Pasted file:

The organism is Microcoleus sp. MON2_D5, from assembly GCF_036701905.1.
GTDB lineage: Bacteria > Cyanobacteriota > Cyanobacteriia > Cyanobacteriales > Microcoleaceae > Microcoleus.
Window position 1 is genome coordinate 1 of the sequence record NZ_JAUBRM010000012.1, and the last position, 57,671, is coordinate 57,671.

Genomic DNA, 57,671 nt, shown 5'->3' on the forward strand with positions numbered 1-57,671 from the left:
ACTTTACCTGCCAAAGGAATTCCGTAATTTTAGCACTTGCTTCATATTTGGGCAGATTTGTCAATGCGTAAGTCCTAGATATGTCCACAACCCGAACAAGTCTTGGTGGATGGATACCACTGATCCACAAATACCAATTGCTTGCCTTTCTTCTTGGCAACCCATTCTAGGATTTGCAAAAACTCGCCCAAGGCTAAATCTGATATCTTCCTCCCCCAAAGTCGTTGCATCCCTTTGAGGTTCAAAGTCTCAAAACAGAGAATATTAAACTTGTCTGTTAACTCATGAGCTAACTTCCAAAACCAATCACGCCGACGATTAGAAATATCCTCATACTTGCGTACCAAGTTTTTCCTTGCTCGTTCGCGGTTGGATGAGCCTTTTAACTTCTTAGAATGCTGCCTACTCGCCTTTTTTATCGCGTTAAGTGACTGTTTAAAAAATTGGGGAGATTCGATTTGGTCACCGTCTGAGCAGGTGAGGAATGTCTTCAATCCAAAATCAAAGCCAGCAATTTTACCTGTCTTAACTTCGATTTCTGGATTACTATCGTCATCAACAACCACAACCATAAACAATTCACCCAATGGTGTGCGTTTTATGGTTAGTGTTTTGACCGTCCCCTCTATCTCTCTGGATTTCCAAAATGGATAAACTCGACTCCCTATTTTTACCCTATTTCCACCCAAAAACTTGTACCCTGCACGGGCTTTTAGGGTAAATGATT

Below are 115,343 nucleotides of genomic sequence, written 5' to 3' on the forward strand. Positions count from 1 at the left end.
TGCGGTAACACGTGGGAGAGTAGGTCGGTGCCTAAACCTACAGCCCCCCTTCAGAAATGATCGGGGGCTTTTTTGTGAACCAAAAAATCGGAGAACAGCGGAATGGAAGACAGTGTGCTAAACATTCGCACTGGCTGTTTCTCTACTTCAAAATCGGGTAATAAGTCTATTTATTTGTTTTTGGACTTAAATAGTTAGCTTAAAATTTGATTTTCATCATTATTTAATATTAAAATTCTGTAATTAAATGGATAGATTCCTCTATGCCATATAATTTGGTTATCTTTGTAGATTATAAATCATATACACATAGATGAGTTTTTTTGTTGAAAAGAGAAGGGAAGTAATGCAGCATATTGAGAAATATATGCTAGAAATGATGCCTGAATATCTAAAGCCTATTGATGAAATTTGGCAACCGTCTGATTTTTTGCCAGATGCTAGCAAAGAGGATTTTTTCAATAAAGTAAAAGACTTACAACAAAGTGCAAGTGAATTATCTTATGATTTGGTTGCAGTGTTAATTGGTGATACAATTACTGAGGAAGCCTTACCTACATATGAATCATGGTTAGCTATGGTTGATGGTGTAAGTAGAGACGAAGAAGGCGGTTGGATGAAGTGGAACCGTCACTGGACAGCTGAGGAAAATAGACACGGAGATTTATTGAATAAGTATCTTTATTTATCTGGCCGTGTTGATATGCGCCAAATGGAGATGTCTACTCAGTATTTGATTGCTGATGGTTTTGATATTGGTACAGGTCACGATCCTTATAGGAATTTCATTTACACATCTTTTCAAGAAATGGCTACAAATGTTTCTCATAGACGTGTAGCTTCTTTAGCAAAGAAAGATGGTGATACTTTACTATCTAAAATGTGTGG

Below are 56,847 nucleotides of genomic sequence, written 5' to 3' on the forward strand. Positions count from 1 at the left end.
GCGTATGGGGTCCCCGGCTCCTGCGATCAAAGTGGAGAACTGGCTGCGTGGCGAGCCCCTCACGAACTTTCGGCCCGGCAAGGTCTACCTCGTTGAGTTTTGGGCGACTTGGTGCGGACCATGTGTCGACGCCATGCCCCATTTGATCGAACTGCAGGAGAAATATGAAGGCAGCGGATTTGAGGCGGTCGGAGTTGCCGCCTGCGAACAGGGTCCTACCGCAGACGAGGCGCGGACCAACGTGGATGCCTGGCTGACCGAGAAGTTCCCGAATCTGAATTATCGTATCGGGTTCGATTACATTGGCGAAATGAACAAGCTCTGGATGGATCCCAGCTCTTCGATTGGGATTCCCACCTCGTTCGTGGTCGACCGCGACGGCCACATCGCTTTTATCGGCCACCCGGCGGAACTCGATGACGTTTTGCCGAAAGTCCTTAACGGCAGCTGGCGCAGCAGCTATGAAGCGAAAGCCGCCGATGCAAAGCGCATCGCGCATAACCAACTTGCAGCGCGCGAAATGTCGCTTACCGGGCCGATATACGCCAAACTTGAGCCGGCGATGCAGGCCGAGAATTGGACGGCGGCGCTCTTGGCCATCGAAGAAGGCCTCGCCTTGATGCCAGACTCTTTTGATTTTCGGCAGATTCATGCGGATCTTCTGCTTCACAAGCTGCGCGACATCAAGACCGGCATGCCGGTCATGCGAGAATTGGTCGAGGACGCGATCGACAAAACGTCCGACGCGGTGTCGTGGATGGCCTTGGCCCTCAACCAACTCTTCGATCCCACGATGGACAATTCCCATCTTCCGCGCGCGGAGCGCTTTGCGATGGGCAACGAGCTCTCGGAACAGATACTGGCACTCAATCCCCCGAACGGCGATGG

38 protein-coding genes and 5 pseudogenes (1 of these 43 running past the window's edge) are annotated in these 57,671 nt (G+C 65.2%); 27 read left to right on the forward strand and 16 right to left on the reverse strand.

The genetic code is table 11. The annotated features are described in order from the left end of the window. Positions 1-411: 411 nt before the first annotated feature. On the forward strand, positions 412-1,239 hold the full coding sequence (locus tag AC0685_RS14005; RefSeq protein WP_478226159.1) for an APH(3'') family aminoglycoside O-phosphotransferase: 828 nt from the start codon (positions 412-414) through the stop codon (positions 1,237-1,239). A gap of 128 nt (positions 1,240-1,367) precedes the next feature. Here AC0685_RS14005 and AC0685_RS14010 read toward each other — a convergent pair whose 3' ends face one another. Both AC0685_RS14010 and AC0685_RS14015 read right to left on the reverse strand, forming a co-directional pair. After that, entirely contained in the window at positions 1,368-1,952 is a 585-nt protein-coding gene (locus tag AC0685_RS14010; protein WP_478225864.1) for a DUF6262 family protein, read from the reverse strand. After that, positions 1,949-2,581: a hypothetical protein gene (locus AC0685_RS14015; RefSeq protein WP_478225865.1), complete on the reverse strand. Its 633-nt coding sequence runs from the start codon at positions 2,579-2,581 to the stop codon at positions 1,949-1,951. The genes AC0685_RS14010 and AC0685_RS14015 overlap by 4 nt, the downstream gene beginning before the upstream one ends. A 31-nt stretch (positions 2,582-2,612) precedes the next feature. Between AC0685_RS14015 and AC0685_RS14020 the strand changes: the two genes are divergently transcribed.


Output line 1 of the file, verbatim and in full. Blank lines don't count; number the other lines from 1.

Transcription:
The organism is Microcoleus sp. MON2_D5, from assembly GCF_036701905.1.